Myelin is a layer of insulation that covers neuronal projections called axons in the vertebrate nervous system. In the peripheral nervous system, specialized cells called Schwann cells spiral themselves around axons to form the myelin sheath. Myelin ensures that nerve impulses travel quickly and efficiently, ultimately allowing for the entire nervous system to function properly. Disruptions to the myelin sheath in disease (like multiple sclerosis or peripheral neuropathy) or after injury (like spinal cord trauma) lead to devastating symptoms, significant morbidity, and myelin loss can lead to permanent neuron loss, and ultimately, paralysis. Currently, no treatments exist to prevent demyelination or to hasten remyelination, and there is therefore a pressing need to develop therapies that address these issues. To this end, we must learn more about the mechanisms that govern myelination, myelin maintenance, and remyelination. We discovered that the orphan G protein-coupled receptor, Gpr126, is an essential component of the incompletely understood axon-Schwann cell signaling nexus that controls myelination. In Gpr126 mutant mice, Schwann cells associate with axons, but fail to spiral their membranes to generate the myelin sheath. G protein-coupled receptors are excellent drug targets, representing at least one-third of all approved drugs; thus, Gpr126 represents an extremely attractive potential target to stimulate remyelination in humans with myelin disease or injury. We therefore propose to dissect the mechanisms by which Gpr126 controls myelination and to determine if Gpr126 is required for myelin homeostasis or remyelination after injury. These studies encompass our broad goals to define the mechanisms that form, maintain, and regenerate myelinated axons in the vertebrate nervous system. In the first aim, we will define the signaling pathway downstream of Gpr126 activation by performing biochemical analyses on Gpr126 mutant tissue and cells. In the second aim, we will test the hypothesis that Gpr126 is required autonomously in Schwann cells for myelination. We will employ conditional mouse mutants to delete Gpr126 specifically in Schwann cells or in neurons, and we will perform immunohistochemical and ultrastructural analyses to determine the consequences of cell type specific loss. In this aim, we will also define the developmental window of Gpr126 requirement by temporally deleting Gpr126 in developing embryonic and perinatal transgenic mice. In the third aim, we will define the roles of Gpr126 in adult peripheral nerve. Specifically, we will determine if Gpr126 is required for myelin maintenance, demyelination, and/or remyelination after nerve injury by temporally deleting Gpr126 in mature nerve and in injured mature nerve. Together, these experiments will define the mechanisms by which Gpr126 controls myelination, will elucidate if Gpr126 is required for remyelination in adult nerve, and may lay the foundation for future therapeutics that stimulate myelin repair in humans.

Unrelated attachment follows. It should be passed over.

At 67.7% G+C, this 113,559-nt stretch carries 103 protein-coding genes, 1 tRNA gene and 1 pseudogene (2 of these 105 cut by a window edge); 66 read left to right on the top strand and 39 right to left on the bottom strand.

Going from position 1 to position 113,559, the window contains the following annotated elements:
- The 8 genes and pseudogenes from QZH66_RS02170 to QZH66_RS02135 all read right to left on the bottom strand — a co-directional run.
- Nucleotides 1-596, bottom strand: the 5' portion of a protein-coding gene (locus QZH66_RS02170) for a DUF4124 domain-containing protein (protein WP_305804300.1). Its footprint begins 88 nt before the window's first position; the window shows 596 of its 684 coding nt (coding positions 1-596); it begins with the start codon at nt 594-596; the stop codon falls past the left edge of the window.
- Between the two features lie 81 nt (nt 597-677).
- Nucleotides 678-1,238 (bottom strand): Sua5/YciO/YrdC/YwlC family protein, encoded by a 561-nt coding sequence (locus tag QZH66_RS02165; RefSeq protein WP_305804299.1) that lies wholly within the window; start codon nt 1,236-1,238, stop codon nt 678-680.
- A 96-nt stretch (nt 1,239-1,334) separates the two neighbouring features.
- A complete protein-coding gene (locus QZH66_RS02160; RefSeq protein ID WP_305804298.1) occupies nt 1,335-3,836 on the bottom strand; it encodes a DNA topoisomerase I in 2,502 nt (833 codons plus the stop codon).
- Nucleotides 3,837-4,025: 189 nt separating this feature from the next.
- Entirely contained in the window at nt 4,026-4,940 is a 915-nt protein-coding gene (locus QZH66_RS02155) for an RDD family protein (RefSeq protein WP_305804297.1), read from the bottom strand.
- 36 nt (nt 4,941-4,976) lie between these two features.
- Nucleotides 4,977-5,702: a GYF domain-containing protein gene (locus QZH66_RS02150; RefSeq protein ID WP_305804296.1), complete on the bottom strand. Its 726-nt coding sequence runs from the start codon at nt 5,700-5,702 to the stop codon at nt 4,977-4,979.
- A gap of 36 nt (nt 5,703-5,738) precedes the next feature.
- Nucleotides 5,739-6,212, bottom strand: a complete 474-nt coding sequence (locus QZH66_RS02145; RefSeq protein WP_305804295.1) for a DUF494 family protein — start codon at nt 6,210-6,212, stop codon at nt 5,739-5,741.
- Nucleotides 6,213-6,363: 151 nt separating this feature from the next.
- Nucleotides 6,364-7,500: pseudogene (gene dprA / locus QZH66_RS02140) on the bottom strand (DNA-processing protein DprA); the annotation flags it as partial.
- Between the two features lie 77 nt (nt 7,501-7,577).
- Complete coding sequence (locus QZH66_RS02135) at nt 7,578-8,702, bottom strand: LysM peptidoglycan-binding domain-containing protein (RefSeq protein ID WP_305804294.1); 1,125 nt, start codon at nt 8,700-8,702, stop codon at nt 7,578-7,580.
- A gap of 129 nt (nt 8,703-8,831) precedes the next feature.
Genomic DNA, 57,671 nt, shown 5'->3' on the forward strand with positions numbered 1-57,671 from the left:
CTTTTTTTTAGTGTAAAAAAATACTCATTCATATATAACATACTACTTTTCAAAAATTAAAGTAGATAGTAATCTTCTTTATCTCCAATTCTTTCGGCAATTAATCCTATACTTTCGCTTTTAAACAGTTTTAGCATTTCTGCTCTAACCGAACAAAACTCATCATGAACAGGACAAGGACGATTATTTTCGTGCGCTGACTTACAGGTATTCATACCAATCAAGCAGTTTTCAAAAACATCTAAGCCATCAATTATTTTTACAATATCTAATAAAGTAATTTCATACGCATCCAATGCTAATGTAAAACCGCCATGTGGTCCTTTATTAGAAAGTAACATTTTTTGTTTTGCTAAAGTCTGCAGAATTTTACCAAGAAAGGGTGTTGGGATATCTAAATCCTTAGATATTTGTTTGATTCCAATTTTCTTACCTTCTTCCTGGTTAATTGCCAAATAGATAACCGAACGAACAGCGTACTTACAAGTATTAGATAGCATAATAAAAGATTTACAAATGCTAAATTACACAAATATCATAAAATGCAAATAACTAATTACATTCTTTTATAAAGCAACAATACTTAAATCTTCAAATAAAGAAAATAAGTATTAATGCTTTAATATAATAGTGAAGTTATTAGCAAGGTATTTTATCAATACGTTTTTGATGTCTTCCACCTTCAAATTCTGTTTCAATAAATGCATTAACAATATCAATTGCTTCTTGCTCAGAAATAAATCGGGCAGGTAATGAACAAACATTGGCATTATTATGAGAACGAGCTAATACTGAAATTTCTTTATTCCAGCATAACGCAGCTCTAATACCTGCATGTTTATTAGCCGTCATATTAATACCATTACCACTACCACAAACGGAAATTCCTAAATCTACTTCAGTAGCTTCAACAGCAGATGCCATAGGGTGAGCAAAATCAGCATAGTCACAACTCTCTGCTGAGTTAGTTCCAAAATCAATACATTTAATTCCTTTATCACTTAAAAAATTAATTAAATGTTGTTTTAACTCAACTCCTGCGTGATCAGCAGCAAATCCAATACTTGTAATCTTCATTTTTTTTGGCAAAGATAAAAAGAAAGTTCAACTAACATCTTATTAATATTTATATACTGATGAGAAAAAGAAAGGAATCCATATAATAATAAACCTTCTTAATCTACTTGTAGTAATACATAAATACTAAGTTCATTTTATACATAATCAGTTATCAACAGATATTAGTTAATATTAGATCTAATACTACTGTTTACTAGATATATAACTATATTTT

Lack of robust remyelination represents one of the major barriers to recovery of neurological functions in disease or following injury in many disorders of the nervous system. Here, we propose to determine how Gpr126 controls myelination during development and to elucidate whether Gpr126 is required for myelin maintenance and remyelination in adult nerves. These studies will help to define new strategies to stimulate remyelination in the injured and diseased human nervous system.
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